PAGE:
New ideas for paintings

They might not look like much yet, but I’ve just blocked in three small painting that I sketched out over the weekend. The middle one is of a cat curled up on an armchair. The chair will be covered in a holly pattern.the cat on the window ledge will have a blue and white vase next to it, and the pottery is an imagined view in the snow,

I’ve got a busy week so I might not be able to get online much. Also I’ve got toothache!

New tablet

15716773727161289863068617477063

This isn’t the tablet but a drawing of the screen. I installed lots of software today. What a mess! I have different passwords for each app. It confused me! Had to reset some. I wanted to do lots of stuff today but I’ve spent four hours just learning how to use it.

Anyway the photo is for day 21 of the 1″ inch challenge for October.

X

Drawing, squaring up

When you are learning to draw you can use a grid to help. If you are trying to copy an image you can draw a grid over the original, then draw the same sized squares on the paper you are drawing on. Finally copy the original onto the drawing by filling in each square. The grid helps you place lines more accurately. If you do the drawing in pen instead you can rub out the pencil lines. It’s really only a device to help learning to draw, or if you want to draw out the basis for a painting when you are using opaque paints like gouache, acrylics or oils. You can also use this for scaling up or down. If the squares are half size on the original the drawing will be twice the size (or vice versa), hope this makes sense.

X

Green skies

IMG_20191016_182532_487 (2) (2)_optimized

The Aurora borealis is something I’ve never seen but always wanted to. When I see photos of it I’m amazed that electrons from the suns solar wind can cause such beauty.

The electrons and other particles travel along the magnetic lines of force at the North Pole (and South – the Aurora Australis I think it’s called). As they interact with the magnetic field they glow. The different colours denote different elements. I think Green is Nitrogen and Pink is Oxygen.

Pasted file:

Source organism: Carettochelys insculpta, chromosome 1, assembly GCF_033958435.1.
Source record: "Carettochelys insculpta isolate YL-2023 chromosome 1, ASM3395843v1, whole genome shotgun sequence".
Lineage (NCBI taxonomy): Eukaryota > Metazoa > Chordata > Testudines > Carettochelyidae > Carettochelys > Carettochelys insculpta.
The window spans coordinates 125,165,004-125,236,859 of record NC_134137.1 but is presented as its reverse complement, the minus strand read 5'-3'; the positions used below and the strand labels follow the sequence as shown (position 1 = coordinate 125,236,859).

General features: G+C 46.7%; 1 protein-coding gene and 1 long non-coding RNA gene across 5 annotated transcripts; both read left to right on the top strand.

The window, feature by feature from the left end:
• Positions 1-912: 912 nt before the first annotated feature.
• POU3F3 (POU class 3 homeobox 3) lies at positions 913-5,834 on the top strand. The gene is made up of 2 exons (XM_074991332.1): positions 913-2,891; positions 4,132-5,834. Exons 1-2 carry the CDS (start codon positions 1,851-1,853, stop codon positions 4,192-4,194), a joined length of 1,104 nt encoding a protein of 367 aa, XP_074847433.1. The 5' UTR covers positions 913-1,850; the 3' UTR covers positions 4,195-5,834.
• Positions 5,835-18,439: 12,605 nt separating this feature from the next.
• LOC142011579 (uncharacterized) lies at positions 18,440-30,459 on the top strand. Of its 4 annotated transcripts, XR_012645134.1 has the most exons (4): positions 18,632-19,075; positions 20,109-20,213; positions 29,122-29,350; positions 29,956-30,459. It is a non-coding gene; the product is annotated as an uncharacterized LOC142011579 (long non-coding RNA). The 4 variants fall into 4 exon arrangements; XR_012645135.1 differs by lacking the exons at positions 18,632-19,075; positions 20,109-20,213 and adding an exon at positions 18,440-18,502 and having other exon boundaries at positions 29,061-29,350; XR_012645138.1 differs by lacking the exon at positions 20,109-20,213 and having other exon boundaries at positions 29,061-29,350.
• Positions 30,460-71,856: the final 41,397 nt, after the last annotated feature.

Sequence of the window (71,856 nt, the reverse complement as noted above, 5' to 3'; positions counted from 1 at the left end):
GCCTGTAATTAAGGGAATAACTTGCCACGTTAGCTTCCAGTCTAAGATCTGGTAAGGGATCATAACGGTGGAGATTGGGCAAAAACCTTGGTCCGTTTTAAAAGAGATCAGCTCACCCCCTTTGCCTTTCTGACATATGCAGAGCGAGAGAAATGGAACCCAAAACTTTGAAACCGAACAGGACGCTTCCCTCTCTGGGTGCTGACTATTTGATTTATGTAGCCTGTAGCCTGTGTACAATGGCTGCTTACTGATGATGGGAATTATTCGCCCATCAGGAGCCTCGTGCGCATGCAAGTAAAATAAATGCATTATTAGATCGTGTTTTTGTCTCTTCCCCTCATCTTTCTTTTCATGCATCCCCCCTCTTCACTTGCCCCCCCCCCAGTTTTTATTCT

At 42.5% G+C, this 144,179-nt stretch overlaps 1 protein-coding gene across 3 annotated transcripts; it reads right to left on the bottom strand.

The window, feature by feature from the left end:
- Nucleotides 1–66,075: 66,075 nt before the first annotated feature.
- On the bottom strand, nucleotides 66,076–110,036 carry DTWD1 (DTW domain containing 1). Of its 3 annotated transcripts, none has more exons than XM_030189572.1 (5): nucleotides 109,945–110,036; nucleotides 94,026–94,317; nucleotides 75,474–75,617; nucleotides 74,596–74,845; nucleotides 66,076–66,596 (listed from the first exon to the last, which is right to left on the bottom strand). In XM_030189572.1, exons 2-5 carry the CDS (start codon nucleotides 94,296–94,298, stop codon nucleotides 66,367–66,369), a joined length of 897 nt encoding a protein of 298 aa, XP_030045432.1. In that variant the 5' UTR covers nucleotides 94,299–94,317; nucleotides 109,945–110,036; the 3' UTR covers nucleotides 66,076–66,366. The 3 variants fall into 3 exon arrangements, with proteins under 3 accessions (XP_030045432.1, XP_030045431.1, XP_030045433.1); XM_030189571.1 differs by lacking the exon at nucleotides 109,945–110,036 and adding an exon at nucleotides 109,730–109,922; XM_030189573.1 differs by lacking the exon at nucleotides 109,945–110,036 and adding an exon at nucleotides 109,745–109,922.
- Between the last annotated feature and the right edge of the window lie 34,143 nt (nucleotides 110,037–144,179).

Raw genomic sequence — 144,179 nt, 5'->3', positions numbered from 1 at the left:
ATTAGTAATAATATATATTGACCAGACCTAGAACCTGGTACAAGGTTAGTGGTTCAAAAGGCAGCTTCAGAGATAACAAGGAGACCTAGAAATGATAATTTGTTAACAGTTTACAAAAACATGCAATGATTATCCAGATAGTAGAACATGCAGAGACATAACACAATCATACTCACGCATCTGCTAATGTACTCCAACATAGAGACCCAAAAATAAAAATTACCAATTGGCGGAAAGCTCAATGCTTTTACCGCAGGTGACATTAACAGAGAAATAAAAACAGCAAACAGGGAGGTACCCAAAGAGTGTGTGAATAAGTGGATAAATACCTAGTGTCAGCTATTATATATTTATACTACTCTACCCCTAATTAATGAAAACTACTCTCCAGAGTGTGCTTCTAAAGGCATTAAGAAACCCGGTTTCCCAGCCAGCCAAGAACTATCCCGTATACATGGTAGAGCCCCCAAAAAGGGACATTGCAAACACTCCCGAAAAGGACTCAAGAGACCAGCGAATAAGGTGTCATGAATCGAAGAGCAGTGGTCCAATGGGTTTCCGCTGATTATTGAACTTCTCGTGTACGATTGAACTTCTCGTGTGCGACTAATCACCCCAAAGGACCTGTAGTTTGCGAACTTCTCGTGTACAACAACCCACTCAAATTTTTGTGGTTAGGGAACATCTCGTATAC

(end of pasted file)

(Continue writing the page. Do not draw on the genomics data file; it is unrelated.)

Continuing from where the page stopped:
The Aurora occur at the poles because they are where the magnetic field is at its weakest and drops down towards the pole. If you have seen iron filings round a bar magnet you can see how the field curves round and down.

So what is solar wind? It is the matter that pours out from the sun when there is a hole in the corona (upper atmosphere of the sun). There are coronal mass ejections where the sun spews out masses of ionised electrons which interact with Earth’s atmosphere.

There is a lot more about aurora’s but my knowledge is not good enough to explain more.

 

Daylight Saving Time

I was thinking about writing about Daylight saving time but this blog saves me having to research it. Very interesting.

Explaining Science

As mentioned in my previous post, in the early hours of Sunday 27 October the clocks go back an hour throughout the European Union and daylight saving time comes to an end.

Although many Europeans will welcome the extra hour in bed on the night of 26/27 October, I suspect that a lot of people won’t like the darker evenings. In this post I’ll talk about daylight saving time (DST) : the practice of advancing the clock by an hour during the spring and summer months and why this is coming to an end in many countries.

The advent of DST

The first place in the world to practise DST was the town of Port Arthur, Ontario. In 1908, a local businessman, John Hewitson petitioned the town council to adjust the clocks one hour forward in the summer months so the locals could enjoy an extra hour of summer sun…

View original post 1,285 more words

Ideas for paintings

Sketching designs for winter paintings that can still be good to have on the walls all year round. I’ve seen a painting with a pottery in the snow, so I’m going to do something similar with Holly and Ivy. The second idea is a cat on a windowledge with a blue and white vase next to it.

Will try and get them painted this week.

The Orionids

sketch-1571599407817

Coming up on 22nd October 2019 is the Orionid meteor shower. There have already been a few fireballs from the shower and they are due to peak at dawn on the 22nd so it might be worth setting an alarm.

Where do they come from? They are dusty remnants of the comet Halley. They are the dust cloud that came off the comet as it travelled through the solar system. Halley returns on a regular basis. It was identified as a recurring comet by the astronomer Edmund Halley when he realised it was the same comet that had been seen in the sky around the time of the battle of Hastings and then approximately every 100 years or so afterwards.

The meteors (or meteorites if they land) appear to radiate from the area around the star Orion which is why they are called the Orionids. There are other showers of meteors throughout the year. These include the Persids and the Geminids. Some showers are brighter than others. It depends on the debris cloud that the Earth moves through. The dust and debris for showers are in patches of space that the Earth moves through, hence their yearly appearance.

The Orionids apparently move faster than a lot of other meteors so they can create more of a show. The speed increases the friction and they burn up in the atmosphere faster.

You can find out more at a website called Spaceweather.com